CIPC #211: 8×8: A chess sonata in 8 movements

We have encountered Marcel Duchamp before on this blog, seated on a roof somewhere in Paris, playing chess with Man Ray. Today, we are dealing with him again. This time, he is director of a film, together with Hans Richter1 and Jean Cocteau. The title of the film, 8×8: A chess sonata in 8 movements, suggests that there will be a lot of chess. This is partly a false promise, but there’s still enough to warrant a blog post. For example, there is the following strange scene:

I could describe the plot, but — actually, I probably couldn’t. It’s one of those experimental affairs, you see, that don’t really have a plot. Instead, it relies on pareidolia to make people think there’s something in it. According to wikipedia, Hans Richter called it “part Freud, part Lewis Carroll”, but that’s a huge insult to the latter and unearned acclaim to the former.

In the very beginning of the film, even before the credit sequence, we are treated to a beautiful overhead shot of a chess board, only slightly soiled by the drone of a narrator:2

We see white play Qc2 and we see black answer with Nc6. Meanwhile, the narrator is going on:

Narrator: The way each piece may be moved is approved by tradition, already obscure in the East before the game began to be played for a thousand years in the west.

Well, that’s just plain bollocks. We have little choice but to assume that they’re talking about chess, but the rules of chess have changed considerably since the game was introduced in Europe. Most conspicuously, the queen’s powers were greatly expanded. For example, Qc2 would not have been possible back then. But all this is just a distraction. While this nonsense is getting all the attention, the white king has magically moved  to h1, his queen to b4, his bishop to b1 and black’s knight is back on e7.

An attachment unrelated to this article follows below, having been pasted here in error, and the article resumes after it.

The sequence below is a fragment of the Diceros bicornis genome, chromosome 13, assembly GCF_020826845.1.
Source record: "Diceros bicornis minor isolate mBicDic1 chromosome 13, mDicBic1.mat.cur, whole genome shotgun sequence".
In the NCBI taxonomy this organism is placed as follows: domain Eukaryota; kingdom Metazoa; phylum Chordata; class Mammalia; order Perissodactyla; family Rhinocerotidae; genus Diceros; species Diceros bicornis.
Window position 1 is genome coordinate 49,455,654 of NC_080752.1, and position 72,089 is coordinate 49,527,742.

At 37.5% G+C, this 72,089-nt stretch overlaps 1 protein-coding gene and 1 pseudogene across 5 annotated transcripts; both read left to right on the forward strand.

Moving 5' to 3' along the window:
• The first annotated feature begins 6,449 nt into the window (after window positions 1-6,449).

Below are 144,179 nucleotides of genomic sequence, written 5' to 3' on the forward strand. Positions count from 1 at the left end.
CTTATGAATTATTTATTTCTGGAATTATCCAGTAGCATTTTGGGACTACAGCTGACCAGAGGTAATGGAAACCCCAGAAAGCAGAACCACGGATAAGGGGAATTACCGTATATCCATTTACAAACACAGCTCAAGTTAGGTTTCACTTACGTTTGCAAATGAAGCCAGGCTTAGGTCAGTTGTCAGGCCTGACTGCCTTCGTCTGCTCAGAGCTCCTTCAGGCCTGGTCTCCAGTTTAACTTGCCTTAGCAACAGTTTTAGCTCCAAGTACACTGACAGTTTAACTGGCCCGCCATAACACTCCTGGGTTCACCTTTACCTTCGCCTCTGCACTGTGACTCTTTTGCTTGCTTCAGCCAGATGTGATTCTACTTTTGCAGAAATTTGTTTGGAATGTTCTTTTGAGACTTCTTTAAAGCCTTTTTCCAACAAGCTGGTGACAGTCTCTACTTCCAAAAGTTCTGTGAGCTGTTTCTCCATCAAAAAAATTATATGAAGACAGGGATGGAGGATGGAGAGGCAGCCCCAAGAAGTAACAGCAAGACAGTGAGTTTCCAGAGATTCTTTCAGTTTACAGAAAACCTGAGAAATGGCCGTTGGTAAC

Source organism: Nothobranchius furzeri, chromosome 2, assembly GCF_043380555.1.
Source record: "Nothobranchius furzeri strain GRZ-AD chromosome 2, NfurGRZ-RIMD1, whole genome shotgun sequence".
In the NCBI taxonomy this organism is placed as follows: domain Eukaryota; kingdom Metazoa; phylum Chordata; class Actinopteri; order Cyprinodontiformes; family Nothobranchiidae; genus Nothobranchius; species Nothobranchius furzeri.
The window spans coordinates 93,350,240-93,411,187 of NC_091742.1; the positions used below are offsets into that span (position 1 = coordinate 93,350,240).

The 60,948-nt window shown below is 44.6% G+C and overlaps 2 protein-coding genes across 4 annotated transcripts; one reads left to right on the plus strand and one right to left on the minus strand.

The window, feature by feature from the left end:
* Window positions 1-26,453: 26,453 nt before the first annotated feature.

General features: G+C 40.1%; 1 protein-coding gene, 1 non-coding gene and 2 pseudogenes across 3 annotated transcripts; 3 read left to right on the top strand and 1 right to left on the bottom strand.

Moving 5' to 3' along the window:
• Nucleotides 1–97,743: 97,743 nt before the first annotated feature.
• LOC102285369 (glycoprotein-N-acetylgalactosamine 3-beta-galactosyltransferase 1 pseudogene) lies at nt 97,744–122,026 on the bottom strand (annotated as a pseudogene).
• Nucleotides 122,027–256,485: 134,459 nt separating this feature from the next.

This is obviously crappy continuity, but as it is an Art film with a big A, they can always claim that it is ironic.

Realism: 4/5 This one is a little hard to judge. There is not really any piece which is on an illogical square, but there seems to be little cohesion. What we see is probably the result of a tactical struggle.

Probable winner: White has by far the best chances, although Qc2 didn’t help him; the simple Qx7 would have been far better.

1. [Unfortunately, that’s not the director who premiered a.o. Brahms’ third symphony and Tchaikovsky’s violin concerto.]
2. [Apart from that drone, you can get the same effect here.]